Direct action implies the use of actual physical, social and economic power to demand a change. A significant example from history would be that of Peter Norman, the Australian athlete who, in the 1968 Olympics, stood up against racism in sport by wearing the ‘Olympic Project for Human Rights’, which cost him his career. Or here at home, it would be that of Jeremy Corbyn when he took a stand against the apartheid in South Africa. A more recent example of direct action took place in France, in which a group of people subverted the decision to deport a Sudanese man from their town. In this small village, “1 in 4 people signed a letter demanding his regularisation, and half the town physically fought the police.” Yes, these strategies employed as a form of intervention may be more risky, but the centrality of white allies deploying themselves in this manner is crucial. Considering the current political discourse surrounding BAME communities, following the Brexit vote as well as the rise of the far-right, it is of upmost importance to have allies who are able to see the violence employed by the state, and to be able to carry out actions like those in the small village in France. Such actions literally save lives, which ultimately saves humanity.

Such privileges can also be displayed in silence as micro-interventions without having to directly or physically confront a harasser. There is a superb bystander guide created by illustrator Maeril who titled it, “What to do when you are witnessing Islamophobic harassment?” This lays out a strategic way to deploy privilege but done in a way where this person does not find themselves in harm’s way. Dissenting and expressing solidarity are absolutely vital when standing shoulder-to-shoulder with a marginalised community, although safety is of upmost importance too, which I believe is viable through micro-interventions.

As much as these privileges can be deployed by white people, it is imperative to recognise how people of colour have been treated when they have taken collective action in order to stand up to authority. People of colour have found themselves bearing the brunt of the law, in its harshest forms, when they have resisted and have had their humanity denied. Alongside the dehumanisation, many also find themselves in excruciating circumstances and also have their communities dragged with them. On the other hand, when white individuals have tapped into their privileges and done the same, as was the case with Ersson, it illustrates a power disparity instantly. This can easily be gauged through how an audience reacts and/or responds to such a protest.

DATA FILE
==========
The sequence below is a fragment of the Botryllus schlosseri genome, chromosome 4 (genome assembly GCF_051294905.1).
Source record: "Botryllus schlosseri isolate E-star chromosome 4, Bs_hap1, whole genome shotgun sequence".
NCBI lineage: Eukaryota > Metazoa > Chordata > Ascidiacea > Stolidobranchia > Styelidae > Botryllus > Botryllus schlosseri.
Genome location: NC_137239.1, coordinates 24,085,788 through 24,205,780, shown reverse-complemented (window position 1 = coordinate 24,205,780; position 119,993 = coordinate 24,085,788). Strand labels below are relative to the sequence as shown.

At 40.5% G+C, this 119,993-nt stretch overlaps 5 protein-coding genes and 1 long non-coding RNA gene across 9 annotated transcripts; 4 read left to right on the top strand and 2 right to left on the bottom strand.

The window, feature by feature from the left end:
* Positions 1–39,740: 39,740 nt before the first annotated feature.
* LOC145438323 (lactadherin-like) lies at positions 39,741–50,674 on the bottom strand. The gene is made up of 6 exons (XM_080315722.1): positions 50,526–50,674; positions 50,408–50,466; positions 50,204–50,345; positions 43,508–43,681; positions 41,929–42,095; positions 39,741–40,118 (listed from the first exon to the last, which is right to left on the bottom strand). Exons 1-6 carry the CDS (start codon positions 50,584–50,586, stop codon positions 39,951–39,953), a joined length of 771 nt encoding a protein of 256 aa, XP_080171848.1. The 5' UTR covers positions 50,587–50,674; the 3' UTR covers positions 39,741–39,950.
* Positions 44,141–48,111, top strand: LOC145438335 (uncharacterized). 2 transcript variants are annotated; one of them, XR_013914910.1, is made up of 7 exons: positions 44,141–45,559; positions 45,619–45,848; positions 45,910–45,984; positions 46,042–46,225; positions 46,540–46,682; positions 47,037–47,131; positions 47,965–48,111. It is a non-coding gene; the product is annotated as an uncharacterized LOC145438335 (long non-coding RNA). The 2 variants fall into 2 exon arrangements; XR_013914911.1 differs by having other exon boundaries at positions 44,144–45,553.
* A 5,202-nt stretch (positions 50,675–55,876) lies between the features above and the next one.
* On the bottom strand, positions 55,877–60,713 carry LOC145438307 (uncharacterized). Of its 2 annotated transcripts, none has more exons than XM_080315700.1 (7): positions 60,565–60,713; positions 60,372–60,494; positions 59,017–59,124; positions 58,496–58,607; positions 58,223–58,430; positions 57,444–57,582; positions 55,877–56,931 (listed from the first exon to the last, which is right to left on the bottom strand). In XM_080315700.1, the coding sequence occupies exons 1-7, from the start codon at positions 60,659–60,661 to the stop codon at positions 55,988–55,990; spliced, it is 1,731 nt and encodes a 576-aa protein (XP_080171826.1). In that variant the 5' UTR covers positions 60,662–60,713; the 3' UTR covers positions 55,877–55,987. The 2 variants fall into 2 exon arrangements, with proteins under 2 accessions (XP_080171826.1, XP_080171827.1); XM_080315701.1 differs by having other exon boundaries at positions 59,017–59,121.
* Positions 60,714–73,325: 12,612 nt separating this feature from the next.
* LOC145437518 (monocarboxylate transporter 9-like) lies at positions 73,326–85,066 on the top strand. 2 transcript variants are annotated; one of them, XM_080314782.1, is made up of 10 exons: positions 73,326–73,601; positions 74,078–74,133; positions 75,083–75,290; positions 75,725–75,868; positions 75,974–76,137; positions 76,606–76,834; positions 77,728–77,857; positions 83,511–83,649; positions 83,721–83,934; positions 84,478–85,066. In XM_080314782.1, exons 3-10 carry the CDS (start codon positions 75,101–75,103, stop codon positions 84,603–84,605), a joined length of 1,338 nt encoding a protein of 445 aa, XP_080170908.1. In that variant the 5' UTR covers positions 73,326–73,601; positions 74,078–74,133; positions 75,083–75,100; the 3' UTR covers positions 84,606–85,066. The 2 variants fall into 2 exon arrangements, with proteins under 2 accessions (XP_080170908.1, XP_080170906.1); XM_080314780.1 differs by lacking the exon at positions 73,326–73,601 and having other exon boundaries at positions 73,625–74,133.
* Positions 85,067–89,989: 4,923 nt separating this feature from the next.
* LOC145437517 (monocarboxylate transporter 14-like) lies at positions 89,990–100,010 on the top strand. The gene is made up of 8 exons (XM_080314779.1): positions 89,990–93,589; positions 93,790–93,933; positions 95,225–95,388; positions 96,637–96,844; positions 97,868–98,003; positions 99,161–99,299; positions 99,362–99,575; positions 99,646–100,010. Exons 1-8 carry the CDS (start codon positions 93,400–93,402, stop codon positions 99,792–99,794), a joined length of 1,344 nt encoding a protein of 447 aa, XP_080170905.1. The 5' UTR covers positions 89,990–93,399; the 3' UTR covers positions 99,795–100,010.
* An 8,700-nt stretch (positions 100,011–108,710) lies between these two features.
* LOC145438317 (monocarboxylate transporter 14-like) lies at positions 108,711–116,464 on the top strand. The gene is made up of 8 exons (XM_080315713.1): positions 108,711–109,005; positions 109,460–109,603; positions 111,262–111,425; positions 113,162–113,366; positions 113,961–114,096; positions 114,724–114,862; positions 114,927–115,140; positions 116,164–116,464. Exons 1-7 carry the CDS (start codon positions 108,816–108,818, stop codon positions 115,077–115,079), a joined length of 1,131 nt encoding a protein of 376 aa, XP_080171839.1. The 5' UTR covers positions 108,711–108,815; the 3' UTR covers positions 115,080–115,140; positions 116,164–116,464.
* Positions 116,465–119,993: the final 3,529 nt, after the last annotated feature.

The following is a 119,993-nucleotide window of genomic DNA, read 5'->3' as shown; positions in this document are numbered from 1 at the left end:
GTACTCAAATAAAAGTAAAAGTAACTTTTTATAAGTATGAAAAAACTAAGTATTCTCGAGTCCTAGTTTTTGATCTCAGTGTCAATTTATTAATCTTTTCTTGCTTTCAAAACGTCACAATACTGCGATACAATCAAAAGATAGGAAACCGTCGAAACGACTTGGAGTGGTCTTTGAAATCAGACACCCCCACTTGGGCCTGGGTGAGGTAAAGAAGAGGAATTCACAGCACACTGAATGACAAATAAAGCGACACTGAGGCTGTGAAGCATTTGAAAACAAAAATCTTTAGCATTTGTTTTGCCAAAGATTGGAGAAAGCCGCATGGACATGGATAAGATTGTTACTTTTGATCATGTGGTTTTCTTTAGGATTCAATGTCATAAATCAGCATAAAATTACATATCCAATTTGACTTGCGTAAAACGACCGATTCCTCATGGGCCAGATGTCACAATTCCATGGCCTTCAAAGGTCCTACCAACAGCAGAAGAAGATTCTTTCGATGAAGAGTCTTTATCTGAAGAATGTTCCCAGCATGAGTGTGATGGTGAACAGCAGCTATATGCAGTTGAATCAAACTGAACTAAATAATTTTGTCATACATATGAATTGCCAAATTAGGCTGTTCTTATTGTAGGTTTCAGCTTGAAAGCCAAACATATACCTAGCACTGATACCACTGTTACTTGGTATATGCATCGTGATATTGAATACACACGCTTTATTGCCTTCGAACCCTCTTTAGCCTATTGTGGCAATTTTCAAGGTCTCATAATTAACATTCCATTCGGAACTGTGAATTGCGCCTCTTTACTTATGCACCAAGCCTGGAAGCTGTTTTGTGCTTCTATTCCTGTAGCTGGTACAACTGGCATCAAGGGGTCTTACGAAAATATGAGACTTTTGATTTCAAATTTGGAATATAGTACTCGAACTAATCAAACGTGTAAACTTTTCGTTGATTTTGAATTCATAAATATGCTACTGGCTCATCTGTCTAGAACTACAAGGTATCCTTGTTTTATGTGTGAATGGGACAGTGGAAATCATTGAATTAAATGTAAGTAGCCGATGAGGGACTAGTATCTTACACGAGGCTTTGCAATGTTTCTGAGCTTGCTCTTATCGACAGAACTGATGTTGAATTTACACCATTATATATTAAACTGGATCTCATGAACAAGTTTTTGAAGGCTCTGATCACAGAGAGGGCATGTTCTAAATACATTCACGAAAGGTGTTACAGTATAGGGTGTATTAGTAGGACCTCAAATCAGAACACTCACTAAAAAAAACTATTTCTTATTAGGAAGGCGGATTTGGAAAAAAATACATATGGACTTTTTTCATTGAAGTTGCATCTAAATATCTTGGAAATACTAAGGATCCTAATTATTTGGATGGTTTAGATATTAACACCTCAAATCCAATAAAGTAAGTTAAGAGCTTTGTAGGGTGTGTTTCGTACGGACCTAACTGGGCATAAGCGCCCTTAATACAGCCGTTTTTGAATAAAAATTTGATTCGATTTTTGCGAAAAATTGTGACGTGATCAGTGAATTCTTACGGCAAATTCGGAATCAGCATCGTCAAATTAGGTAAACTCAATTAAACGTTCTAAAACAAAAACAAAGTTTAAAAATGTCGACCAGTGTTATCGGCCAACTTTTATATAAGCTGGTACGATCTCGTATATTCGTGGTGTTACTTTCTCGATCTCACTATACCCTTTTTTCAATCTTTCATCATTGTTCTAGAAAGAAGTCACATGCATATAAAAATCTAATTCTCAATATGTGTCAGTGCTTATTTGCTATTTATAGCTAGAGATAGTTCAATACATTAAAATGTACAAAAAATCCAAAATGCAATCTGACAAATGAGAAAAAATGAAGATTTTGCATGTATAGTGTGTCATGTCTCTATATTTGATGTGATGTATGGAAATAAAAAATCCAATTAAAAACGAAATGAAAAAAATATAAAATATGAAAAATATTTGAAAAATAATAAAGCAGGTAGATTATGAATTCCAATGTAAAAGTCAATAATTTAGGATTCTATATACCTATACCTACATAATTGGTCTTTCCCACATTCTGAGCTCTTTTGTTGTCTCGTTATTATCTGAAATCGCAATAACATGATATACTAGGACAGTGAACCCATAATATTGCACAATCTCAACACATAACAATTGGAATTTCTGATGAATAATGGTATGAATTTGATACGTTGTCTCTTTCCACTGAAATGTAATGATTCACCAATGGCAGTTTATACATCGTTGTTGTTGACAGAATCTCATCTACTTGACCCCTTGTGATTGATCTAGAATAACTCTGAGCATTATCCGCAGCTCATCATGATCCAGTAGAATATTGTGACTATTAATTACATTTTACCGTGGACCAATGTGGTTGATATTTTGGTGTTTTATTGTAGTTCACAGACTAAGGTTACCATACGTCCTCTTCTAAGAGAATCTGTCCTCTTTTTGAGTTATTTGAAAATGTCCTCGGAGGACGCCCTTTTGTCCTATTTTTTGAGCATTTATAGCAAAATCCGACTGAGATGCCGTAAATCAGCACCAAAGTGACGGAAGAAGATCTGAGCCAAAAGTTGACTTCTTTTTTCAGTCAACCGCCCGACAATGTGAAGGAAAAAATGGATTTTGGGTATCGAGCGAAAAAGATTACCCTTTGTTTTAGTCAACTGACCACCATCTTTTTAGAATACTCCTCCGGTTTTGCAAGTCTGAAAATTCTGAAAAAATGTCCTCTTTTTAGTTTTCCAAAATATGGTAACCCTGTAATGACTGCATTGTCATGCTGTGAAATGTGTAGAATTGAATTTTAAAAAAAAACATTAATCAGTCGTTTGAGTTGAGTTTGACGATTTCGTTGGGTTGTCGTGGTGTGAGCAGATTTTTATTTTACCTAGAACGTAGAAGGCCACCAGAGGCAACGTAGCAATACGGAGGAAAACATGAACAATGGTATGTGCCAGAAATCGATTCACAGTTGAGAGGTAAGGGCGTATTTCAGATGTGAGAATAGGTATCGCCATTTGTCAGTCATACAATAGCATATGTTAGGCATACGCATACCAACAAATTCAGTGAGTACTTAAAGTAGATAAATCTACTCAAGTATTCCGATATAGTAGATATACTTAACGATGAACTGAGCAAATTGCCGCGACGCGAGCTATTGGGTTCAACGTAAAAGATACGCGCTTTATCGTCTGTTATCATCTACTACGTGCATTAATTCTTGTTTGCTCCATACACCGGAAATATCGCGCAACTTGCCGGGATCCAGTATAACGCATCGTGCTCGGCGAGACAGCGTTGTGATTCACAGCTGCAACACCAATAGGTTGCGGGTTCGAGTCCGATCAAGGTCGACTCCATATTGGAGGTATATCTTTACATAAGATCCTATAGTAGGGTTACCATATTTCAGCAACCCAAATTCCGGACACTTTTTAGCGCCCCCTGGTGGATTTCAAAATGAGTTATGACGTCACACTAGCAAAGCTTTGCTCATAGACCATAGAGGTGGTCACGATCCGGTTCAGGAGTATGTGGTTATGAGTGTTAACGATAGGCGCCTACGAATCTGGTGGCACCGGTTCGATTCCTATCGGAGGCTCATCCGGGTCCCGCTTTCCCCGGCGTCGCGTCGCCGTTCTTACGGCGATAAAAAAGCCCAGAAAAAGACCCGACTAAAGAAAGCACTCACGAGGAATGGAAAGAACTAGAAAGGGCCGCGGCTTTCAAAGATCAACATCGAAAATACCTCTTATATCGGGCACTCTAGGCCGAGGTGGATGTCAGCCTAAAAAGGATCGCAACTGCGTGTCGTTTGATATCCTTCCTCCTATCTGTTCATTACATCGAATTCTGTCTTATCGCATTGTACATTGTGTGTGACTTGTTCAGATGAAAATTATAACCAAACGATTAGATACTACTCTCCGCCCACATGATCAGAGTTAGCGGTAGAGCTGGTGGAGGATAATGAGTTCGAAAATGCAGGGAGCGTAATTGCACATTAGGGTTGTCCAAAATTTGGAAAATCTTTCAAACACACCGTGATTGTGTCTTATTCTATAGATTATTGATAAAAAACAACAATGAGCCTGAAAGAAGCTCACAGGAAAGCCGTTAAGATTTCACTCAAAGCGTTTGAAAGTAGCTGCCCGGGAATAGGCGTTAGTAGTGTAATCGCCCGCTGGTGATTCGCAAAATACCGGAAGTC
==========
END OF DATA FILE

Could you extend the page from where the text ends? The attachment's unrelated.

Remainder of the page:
Protests and direct action have always been racialised and people of colour are very much aware of this. When people of colour want to be heard, they have to do so by being much louder, and recognising the implications and consequences which are not extended to their white counterparts. For white people, displaying such a courageous act carries inherent privileges and fewer risks.

This is not to say that people of colour are in need of saving and require constant assistance of white allies. This is a mere attempt at starting a discussion on how those who seek to offer support to those marginalised should do so by recognising the power dynamics at play. People of colour know where the roots of the issues lie that affect them and do not need ‘exceptionalised’ treatment from allies. A simple act of listening what those communities want and how they would like you to get involved is a start. In fact, history has taught us that people of colour have resisted and risen despite the challenges, without allies – yet having allies by our side will surely further strengthen this fight. The fight that is on our terms and conditions.

Categories: Muslim blogs

Young Blood on the Roads of Dhaka

The Platform - Sun, 05/08/2018 - 10:30

Children face state brutality as they protest for road safety in the Bangladeshi capital

Bangladesh was created with the blood of our grandfathers in 1971, a liberation war the stories of which we’ve all grown up hearing. Take a walk through the capital, Dhaka, and you’ll notice even the street names reflect our proud history. My own father was in the army, so I grew up surrounded by that rich history. I’d always considered the atrocities committed during the war to be a thing of the past – until six days ago. Two children, Diya Khanam Mim, 17, and Abdul Karim, 18, were killed on July 30, 2018, when a reckless truck driver lost control of his vehicle. Approximately nine others were injured as well.

These buses and trucks are a reality of life in Dhaka. Every one of us is uncomfortably familiar with blaring horns, underage drivers, falsified licences and unfit vehicles barrelling down the roads. My sister still insists on taking my hand every time we cross the road.

The people demanded justice. The desire for safe roads did not seem to be too much to ask for. What was unexpected, however, were the protesters: tender-aged high school students. These teenagers, wearing their school uniforms and backpacks, gathered by hundreds. Their crowds hampered traffic on a major roadway, but they had public sympathy. The victims of July 30 had been school-going children, with bright futures ahead of them that will never be realised.

The demonstrations continued for six days. I, like so many others in the capital, expected pandemonium; we witnessed perfect order instead. These children, these teenagers, found their demand unfulfilled by the government and took matters into their own hands. For the first time in my memory, I saw emergency lanes on the roads. Children in their school uniforms – their school logos proudly on their chests – stopping each vehicle on the road and demanding to see whether the driver has a valid driving licence or not. Those who did got a large white “OK” written on the windshield with chalk. My own car carried one of these badges of honour. As for those who didn’t have a valid licence, they simply wrote “INVALID” in clear chalk over the drivers’ vehicles. Once again, I expected violence, and I witnessed order.